“On Truth: The Tyranny of Illusion,” and “Universally Preferable Behaviour: A Rational Proof of Secular Ethics,” mythology is the opposite of truth, since it provides the illusion of truth and so prevents further exploration.

In this I will argue that truth is a necessary prerequisite for intimacy.

“On Truth” was primarily about our relationship with our parents in the past. “Universally Preferable Behaviour” was primarily about our relationship with truth, reality and virtue in the present.

This is primarily about our relationship with ourselves and others in the future.

It is a about honesty of the most challenging and rewarding kind:

honesty with – and about – yourself.

Most times in life, we do not even know that we are lying. We do not know that we are failing to process reality – both inner and outer – correctly because we are addicted to mythology, or making up stories which drug us with the illusion of truth, rather than humbly pursuing truth in reality.

In our collective past, mythology dominated our thinking – particularly in the realms of ethics, society and reality. In the realm of ethics, we constructed vast imaginary entities such as gods, nations, states, classes and so on, all of which inevitably caused us to surrender our autonomy
and sense of personal control to the tall tales of madmen.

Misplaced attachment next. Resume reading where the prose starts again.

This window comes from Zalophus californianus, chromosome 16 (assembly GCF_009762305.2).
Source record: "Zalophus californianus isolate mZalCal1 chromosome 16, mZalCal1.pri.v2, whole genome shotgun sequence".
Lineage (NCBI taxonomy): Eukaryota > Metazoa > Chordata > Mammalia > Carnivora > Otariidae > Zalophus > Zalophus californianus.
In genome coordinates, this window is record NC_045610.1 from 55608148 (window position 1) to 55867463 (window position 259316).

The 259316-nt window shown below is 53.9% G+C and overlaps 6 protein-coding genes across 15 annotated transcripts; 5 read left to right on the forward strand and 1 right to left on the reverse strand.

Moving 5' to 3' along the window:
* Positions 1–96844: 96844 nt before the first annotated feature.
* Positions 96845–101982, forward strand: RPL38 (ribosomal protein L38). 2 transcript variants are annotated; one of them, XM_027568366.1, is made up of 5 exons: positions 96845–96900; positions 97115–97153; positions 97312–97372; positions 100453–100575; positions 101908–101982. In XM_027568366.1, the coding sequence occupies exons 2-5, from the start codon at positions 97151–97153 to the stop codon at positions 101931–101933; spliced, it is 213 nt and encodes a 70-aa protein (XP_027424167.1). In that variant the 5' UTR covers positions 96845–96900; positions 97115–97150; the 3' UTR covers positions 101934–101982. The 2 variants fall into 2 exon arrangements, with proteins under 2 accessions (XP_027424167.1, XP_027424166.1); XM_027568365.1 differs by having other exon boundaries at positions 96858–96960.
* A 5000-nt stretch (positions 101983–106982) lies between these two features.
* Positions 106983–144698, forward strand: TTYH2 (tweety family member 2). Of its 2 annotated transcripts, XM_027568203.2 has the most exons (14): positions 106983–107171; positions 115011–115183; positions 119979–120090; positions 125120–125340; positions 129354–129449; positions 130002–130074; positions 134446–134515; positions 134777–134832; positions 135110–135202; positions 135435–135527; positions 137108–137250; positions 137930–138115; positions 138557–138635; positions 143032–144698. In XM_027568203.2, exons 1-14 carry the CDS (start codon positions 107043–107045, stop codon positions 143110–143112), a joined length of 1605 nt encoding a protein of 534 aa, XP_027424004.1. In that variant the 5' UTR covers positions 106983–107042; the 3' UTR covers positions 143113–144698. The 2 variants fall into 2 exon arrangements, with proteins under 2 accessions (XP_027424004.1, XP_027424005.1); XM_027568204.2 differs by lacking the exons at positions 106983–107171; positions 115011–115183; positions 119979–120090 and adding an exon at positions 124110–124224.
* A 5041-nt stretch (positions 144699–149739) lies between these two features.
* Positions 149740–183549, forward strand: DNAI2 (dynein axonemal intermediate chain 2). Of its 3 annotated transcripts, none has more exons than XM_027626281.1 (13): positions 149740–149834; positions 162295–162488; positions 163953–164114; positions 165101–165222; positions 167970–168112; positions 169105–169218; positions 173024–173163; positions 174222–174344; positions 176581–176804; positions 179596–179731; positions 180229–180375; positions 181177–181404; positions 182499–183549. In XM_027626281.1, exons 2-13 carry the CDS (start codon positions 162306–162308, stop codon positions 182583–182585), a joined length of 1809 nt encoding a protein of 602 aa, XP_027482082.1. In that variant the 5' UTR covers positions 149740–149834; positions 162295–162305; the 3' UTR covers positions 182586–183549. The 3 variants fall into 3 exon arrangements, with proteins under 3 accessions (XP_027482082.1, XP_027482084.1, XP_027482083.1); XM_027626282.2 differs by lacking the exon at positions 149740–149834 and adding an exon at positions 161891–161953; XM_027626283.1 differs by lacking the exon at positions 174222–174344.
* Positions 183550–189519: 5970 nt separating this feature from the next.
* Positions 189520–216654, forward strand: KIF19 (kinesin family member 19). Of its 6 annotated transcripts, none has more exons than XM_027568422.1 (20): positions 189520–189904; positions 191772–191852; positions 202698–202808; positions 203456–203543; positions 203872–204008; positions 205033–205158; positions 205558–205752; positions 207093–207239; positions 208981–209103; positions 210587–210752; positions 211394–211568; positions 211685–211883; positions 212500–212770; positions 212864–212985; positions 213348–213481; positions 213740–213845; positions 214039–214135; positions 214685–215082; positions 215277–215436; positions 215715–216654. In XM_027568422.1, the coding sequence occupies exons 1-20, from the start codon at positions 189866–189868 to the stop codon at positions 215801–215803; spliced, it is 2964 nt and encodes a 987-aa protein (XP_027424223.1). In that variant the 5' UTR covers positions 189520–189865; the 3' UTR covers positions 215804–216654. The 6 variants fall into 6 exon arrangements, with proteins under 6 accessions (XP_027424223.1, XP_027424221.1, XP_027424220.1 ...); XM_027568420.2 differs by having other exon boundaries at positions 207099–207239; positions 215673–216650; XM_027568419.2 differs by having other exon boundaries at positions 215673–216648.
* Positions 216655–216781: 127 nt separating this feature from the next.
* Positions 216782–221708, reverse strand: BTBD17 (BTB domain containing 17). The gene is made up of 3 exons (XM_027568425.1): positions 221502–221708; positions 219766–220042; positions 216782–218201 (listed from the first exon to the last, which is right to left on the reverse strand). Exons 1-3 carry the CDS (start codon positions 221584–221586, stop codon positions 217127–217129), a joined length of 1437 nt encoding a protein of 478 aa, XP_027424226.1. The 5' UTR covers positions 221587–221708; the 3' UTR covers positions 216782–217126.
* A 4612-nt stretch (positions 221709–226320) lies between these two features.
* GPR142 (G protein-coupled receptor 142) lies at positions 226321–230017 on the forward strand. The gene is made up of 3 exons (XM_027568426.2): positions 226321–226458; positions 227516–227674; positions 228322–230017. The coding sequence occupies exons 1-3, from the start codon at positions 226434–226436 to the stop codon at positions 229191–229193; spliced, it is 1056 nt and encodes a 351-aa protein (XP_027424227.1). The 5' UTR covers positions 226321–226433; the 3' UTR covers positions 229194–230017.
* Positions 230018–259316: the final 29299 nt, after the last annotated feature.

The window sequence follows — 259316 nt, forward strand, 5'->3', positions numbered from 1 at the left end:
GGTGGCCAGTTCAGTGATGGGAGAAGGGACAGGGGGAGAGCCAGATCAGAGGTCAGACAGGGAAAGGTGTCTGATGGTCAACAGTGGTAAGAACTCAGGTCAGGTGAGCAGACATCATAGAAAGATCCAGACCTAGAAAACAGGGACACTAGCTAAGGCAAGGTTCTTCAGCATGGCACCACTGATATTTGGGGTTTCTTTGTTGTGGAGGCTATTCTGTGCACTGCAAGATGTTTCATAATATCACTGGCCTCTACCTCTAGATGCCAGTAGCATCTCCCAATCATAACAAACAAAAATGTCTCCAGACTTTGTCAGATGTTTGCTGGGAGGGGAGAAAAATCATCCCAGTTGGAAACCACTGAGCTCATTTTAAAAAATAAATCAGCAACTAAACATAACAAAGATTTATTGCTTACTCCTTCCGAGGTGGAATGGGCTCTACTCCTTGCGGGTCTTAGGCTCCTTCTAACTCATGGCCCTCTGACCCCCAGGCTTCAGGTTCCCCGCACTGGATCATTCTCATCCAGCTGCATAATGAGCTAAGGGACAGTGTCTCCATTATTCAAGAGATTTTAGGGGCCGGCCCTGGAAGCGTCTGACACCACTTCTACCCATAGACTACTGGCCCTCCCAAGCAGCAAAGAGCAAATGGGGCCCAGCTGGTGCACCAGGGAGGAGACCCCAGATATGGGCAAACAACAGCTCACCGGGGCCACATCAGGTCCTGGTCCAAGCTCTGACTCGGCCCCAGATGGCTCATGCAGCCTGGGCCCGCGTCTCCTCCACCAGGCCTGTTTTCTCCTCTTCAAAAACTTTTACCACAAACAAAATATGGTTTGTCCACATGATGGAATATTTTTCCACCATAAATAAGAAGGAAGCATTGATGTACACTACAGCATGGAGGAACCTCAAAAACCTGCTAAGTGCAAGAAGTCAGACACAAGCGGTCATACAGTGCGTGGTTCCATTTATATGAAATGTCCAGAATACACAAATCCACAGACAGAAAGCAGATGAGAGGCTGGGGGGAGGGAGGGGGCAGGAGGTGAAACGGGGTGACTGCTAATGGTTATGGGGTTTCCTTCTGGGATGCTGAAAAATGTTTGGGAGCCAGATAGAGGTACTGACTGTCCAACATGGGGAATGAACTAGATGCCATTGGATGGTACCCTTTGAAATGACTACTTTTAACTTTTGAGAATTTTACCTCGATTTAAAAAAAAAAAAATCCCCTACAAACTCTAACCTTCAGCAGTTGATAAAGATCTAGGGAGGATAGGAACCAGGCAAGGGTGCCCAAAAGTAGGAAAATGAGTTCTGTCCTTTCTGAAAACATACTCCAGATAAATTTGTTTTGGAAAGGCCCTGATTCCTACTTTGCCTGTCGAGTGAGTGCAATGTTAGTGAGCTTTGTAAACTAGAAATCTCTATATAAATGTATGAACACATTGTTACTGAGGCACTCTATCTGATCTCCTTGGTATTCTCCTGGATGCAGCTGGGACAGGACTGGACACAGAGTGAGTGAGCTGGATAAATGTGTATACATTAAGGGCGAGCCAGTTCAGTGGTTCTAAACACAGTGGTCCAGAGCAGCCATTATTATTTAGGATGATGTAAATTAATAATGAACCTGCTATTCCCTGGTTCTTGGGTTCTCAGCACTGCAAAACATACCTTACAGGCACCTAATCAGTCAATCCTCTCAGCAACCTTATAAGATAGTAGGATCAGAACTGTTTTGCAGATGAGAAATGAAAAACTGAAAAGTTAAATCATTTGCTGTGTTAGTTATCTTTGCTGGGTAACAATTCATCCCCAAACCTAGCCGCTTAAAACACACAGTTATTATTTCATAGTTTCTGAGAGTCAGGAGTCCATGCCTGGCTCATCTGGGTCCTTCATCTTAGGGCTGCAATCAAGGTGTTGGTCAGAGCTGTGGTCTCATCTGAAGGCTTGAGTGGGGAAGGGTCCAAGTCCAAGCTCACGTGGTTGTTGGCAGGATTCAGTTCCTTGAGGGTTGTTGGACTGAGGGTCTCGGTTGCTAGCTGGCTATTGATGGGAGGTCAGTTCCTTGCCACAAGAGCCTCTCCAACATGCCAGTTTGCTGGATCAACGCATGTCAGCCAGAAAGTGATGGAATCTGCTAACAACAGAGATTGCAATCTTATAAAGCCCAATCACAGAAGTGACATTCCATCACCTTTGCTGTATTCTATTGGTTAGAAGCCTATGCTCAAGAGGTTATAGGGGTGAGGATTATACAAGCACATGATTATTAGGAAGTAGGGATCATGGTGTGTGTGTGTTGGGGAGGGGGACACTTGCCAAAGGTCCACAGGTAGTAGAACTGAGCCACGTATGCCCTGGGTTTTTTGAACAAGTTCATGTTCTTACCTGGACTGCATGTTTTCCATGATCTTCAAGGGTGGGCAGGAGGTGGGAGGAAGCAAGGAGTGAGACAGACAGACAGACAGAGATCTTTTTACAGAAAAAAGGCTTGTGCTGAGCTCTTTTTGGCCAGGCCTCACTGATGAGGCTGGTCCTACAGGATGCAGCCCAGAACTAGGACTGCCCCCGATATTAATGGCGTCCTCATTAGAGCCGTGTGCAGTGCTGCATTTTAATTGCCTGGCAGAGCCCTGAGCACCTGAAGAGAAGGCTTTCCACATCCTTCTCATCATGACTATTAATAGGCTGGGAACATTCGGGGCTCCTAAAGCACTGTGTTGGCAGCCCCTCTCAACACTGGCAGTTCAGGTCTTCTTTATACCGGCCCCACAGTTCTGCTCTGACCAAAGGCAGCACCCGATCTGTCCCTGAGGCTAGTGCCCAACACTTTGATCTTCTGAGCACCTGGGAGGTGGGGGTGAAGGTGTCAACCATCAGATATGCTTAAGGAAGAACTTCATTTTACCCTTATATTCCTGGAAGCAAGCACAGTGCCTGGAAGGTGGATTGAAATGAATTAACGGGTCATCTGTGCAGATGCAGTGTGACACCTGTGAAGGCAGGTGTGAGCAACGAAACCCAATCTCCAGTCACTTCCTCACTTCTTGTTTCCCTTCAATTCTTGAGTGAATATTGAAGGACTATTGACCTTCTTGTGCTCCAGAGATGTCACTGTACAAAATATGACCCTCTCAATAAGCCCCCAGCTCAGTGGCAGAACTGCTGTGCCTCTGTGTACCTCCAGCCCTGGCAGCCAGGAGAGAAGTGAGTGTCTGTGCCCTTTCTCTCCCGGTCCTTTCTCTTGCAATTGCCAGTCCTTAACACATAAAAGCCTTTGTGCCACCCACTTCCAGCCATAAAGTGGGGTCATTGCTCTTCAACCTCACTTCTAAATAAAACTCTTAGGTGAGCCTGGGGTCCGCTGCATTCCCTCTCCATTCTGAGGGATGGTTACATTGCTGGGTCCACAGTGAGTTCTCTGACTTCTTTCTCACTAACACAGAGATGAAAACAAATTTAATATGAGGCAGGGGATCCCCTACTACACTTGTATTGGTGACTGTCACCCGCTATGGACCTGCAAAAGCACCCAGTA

With regards to society – particularly family – we substituted blood and accidental proximity for virtue. We were – and are – trained by those who accidentally rule us biologically to submit to those who accidentally rule us geographically.

With regards to reality, we imagined that lurid, corrupt and insane tales about gods, devils and talking snakes could provide us some sort of truth about the material world.

The humility required to subject our wild and narcissistic imaginings to the twin disciplines of logic and evidence has been sorely lacking throughout human history, and it is not hard to see the effects of this lack of humility in the realms of science in the past and ethics in the present.

In the realm of our relationships, however, we remain positively medieval.

In the Middle Ages, when an eclipse was observed a myth was invented to “explain” the event. God was angry, a witch is among us, sinners abound and so on. Some senseless and brutal sacrifice was made, some hellish amalgam of torture and murder was inflicted on some hapless epileptic or imbecile, and “order” was restored – and anxiety reduced – to the temporary relief of all.

In the same way, in our personal relationships, when discomforts arise, we create stories to “explain away” our emotions.

If a man causes us anxiety, then he is “aggressive.” If a woman rejects us, then she is “cold.” If our child criticizes us, then he is “ungrateful.” If we get fired, our boss is “vindictive.” If our wife leaves us, women are “selfish.”

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